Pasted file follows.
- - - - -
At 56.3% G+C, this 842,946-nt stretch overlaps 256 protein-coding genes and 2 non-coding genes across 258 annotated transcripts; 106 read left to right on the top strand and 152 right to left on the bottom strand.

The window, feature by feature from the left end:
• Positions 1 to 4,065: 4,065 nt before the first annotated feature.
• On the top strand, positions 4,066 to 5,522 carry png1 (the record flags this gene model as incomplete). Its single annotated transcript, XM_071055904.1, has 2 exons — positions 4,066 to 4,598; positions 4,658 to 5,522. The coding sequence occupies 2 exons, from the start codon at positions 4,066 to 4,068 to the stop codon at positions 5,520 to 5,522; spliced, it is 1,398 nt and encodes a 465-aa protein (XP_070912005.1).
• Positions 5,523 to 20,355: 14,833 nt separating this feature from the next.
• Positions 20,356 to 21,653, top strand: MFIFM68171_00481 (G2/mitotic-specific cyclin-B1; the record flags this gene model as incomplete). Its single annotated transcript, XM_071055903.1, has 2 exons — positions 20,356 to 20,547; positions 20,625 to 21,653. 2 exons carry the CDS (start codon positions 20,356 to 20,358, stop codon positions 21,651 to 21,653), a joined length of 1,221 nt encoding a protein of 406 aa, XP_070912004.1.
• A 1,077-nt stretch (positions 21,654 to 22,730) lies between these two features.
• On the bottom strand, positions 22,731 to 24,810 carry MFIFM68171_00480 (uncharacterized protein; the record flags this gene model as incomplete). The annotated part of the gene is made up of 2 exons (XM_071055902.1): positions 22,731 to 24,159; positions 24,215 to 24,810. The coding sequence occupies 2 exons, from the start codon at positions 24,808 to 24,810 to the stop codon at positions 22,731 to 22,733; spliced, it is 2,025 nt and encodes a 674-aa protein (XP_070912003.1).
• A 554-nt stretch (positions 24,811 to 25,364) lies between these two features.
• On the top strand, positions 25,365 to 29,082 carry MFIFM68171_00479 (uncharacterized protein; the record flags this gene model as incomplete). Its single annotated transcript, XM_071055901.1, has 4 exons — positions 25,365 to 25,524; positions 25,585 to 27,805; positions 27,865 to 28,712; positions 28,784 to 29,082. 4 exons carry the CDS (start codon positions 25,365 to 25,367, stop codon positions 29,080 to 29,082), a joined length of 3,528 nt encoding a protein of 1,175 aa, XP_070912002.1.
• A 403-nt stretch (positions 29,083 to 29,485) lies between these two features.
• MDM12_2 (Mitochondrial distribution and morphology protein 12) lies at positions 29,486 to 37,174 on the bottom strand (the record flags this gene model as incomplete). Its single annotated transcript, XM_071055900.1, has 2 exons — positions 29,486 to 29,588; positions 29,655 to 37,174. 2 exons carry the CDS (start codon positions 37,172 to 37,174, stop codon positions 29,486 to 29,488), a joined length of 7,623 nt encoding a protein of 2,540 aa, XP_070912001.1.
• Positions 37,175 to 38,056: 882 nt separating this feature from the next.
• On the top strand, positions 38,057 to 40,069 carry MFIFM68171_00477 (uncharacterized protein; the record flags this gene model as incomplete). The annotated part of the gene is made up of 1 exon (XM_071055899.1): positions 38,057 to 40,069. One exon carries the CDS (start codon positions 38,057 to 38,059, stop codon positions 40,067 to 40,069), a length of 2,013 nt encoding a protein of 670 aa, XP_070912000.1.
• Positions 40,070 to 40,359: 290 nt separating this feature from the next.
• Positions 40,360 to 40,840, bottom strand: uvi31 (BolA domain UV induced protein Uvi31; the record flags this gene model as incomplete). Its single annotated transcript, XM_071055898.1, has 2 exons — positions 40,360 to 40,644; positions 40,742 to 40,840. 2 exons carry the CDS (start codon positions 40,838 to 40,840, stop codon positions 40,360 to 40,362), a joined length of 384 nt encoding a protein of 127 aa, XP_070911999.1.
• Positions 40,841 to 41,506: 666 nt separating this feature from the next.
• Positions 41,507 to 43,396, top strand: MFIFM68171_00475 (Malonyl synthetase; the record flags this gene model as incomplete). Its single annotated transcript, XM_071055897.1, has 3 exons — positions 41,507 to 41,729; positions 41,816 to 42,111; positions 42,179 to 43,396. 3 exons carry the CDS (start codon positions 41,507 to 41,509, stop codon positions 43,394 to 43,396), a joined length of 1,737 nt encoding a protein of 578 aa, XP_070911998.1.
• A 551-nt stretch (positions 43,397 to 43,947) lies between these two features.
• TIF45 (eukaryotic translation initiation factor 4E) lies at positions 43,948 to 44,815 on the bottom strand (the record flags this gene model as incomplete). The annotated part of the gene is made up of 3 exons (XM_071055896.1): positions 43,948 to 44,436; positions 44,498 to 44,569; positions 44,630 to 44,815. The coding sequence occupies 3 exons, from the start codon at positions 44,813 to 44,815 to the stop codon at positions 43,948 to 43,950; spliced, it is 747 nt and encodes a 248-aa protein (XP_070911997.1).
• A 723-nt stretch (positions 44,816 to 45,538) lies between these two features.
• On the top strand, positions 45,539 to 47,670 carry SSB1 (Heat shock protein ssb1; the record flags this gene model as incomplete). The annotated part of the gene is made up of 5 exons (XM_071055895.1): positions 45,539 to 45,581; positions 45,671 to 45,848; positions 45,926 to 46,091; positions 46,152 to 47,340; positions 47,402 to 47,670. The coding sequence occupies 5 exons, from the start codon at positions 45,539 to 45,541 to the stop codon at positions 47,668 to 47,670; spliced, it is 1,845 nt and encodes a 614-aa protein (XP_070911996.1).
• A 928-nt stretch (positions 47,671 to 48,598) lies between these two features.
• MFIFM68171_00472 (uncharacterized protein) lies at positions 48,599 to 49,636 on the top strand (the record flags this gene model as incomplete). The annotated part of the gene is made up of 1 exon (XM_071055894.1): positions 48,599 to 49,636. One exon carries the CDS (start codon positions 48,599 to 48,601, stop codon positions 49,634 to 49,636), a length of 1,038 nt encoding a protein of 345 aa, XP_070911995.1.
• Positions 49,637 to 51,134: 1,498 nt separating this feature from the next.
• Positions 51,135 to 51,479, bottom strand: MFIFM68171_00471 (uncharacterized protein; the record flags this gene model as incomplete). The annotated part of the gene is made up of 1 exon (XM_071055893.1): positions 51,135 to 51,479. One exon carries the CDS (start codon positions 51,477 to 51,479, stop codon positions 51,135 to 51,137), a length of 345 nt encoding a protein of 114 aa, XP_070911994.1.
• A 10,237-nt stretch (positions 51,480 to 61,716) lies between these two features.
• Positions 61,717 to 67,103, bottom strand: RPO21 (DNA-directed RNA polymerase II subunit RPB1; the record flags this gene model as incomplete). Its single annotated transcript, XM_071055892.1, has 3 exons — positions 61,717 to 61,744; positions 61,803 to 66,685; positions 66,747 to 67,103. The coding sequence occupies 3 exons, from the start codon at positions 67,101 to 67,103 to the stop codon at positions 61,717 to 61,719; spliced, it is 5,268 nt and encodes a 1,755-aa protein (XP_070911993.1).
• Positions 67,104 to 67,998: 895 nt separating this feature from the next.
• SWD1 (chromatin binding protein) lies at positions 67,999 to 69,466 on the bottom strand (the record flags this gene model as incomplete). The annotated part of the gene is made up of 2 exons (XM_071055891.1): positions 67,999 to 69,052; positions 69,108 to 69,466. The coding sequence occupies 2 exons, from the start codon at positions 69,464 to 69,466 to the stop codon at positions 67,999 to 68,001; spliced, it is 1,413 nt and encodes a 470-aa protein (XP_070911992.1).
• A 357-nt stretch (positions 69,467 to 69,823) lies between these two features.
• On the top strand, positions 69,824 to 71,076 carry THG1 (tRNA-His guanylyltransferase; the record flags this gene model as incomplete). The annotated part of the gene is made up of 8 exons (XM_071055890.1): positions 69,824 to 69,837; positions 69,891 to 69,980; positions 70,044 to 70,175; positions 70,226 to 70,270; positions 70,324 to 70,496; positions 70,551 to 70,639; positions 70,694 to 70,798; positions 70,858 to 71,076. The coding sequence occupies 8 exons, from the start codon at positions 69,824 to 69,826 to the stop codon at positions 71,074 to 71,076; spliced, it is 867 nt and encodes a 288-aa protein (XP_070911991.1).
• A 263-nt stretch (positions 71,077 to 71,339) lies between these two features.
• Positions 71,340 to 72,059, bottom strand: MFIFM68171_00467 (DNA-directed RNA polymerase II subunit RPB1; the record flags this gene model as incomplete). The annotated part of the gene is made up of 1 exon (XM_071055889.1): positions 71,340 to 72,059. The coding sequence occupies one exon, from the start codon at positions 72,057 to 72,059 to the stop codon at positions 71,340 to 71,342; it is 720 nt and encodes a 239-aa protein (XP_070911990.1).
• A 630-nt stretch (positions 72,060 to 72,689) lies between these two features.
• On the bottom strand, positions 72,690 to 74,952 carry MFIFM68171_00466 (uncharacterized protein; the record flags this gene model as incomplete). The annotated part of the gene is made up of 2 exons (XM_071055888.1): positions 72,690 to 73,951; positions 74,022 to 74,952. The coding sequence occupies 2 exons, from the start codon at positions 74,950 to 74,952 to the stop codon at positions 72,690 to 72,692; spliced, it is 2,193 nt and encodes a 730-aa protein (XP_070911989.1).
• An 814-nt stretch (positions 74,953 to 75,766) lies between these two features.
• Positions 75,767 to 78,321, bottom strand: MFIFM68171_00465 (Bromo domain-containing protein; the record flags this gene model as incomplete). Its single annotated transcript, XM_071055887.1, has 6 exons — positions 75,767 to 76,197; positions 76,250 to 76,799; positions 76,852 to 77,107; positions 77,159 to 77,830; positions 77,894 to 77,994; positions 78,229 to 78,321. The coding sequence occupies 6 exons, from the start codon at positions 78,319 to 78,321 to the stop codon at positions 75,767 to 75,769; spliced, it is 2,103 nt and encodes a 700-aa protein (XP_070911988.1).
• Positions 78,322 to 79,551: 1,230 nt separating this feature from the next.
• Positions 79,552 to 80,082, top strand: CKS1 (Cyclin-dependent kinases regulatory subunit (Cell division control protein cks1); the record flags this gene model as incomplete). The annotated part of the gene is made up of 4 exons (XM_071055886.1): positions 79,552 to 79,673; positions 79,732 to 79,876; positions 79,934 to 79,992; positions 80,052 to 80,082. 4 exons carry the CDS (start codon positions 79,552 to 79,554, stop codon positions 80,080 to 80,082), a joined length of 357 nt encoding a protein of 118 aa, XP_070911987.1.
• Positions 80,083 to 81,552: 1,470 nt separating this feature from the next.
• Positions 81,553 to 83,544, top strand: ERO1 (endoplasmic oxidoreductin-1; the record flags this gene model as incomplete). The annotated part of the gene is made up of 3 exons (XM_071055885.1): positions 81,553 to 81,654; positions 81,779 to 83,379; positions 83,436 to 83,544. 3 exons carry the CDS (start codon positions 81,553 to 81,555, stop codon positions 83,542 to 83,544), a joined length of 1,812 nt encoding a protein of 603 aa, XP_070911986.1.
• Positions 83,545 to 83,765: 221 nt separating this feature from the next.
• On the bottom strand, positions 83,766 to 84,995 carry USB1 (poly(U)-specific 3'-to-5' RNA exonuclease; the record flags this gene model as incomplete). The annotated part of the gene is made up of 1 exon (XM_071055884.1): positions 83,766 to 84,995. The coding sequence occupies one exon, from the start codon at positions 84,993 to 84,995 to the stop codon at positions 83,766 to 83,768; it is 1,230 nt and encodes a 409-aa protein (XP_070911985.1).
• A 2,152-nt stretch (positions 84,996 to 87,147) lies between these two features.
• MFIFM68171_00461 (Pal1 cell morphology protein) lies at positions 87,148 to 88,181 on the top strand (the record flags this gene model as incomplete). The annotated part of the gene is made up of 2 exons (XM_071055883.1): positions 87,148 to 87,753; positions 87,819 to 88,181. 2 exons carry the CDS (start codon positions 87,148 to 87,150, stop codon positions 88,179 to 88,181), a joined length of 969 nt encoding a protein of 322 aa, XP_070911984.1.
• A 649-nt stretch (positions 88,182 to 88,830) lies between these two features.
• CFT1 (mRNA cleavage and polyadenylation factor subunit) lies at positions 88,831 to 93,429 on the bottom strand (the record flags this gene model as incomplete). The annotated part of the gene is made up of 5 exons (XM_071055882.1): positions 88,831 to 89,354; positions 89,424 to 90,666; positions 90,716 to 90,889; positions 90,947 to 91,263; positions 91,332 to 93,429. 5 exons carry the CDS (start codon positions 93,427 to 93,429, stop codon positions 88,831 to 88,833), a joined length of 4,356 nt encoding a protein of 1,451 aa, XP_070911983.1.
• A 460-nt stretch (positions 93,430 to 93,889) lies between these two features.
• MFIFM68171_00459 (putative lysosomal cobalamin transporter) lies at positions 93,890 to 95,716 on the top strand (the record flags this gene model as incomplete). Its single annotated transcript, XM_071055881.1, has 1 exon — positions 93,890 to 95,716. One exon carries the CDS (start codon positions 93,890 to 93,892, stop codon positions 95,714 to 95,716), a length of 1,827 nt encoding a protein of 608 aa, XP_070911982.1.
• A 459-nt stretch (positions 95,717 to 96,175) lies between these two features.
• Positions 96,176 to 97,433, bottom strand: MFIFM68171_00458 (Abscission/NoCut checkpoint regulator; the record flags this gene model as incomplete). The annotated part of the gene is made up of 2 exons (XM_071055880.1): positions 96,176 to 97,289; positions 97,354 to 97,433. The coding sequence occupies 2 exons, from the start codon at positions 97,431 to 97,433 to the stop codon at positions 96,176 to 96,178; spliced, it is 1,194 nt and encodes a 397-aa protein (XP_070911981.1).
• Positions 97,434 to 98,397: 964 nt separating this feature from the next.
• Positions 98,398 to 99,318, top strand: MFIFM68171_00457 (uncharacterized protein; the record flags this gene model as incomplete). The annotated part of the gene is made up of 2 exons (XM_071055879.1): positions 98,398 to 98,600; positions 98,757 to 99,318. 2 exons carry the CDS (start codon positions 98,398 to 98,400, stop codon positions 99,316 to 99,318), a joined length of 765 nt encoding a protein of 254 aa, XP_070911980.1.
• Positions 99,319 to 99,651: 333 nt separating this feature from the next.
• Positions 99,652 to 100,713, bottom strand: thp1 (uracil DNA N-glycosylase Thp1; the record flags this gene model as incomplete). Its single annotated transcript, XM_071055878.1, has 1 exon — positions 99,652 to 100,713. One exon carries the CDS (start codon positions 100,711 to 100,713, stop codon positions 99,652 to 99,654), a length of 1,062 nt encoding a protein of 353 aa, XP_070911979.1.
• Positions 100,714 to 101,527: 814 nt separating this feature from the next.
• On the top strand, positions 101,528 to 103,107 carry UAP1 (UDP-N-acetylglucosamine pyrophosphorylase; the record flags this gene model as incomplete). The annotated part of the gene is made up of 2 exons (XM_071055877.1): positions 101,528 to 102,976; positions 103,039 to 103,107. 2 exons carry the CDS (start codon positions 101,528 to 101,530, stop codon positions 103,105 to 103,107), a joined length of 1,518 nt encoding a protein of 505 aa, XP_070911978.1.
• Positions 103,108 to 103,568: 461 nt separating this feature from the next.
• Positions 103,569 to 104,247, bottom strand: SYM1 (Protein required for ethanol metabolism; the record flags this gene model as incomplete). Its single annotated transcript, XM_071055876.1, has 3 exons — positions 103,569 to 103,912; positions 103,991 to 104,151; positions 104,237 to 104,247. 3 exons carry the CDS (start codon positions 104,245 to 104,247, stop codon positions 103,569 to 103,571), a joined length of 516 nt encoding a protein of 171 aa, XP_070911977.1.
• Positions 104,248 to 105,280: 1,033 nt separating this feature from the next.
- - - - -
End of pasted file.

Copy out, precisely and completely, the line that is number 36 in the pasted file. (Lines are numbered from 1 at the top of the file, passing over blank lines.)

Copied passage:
• On the bottom strand, positions 72,690 to 74,952 carry MFIFM68171_00466 (uncharacterized protein; the record flags this gene model as incomplete). The annotated part of the gene is made up of 2 exons (XM_071055888.1): positions 72,690 to 73,951; positions 74,022 to 74,952. The coding sequence occupies 2 exons, from the start codon at positions 74,950 to 74,952 to the stop codon at positions 72,690 to 72,692; spliced, it is 2,193 nt and encodes a 730-aa protein (XP_070911989.1).